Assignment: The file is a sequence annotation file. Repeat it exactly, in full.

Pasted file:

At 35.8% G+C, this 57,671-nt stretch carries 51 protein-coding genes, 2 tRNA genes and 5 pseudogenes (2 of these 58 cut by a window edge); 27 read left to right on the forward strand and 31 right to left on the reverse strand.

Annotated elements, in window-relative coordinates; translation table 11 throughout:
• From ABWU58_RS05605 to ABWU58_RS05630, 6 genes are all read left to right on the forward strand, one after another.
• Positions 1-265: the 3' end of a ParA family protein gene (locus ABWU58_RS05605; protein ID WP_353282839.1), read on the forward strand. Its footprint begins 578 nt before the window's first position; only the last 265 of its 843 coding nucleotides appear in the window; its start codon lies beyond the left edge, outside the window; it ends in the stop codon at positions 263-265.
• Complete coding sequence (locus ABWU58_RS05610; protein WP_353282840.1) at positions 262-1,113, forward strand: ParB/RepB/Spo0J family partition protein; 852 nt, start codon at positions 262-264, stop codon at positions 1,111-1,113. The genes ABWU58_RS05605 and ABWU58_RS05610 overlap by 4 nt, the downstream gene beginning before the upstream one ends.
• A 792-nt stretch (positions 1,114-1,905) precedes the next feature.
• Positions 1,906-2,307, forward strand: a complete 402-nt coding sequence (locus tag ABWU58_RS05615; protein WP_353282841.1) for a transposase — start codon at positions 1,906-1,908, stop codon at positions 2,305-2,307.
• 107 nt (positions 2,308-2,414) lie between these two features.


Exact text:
At 35.8% G+C, this 57,671-nt stretch carries 51 protein-coding genes, 2 tRNA genes and 5 pseudogenes (2 of these 58 cut by a window edge); 27 read left to right on the forward strand and 31 right to left on the reverse strand.

Annotated elements, in window-relative coordinates; translation table 11 throughout:
• From ABWU58_RS05605 to ABWU58_RS05630, 6 genes are all read left to right on the forward strand, one after another.
• Positions 1-265: the 3' end of a ParA family protein gene (locus ABWU58_RS05605; protein ID WP_353282839.1), read on the forward strand. Its footprint begins 578 nt before the window's first position; only the last 265 of its 843 coding nucleotides appear in the window; its start codon lies beyond the left edge, outside the window; it ends in the stop codon at positions 263-265.
• Complete coding sequence (locus ABWU58_RS05610; protein WP_353282840.1) at positions 262-1,113, forward strand: ParB/RepB/Spo0J family partition protein; 852 nt, start codon at positions 262-264, stop codon at positions 1,111-1,113. The genes ABWU58_RS05605 and ABWU58_RS05610 overlap by 4 nt, the downstream gene beginning before the upstream one ends.
• A 792-nt stretch (positions 1,114-1,905) precedes the next feature.
• Positions 1,906-2,307, forward strand: a complete 402-nt coding sequence (locus tag ABWU58_RS05615; protein WP_353282841.1) for a transposase — start codon at positions 1,906-1,908, stop codon at positions 2,305-2,307.
• 107 nt (positions 2,308-2,414) lie between these two features.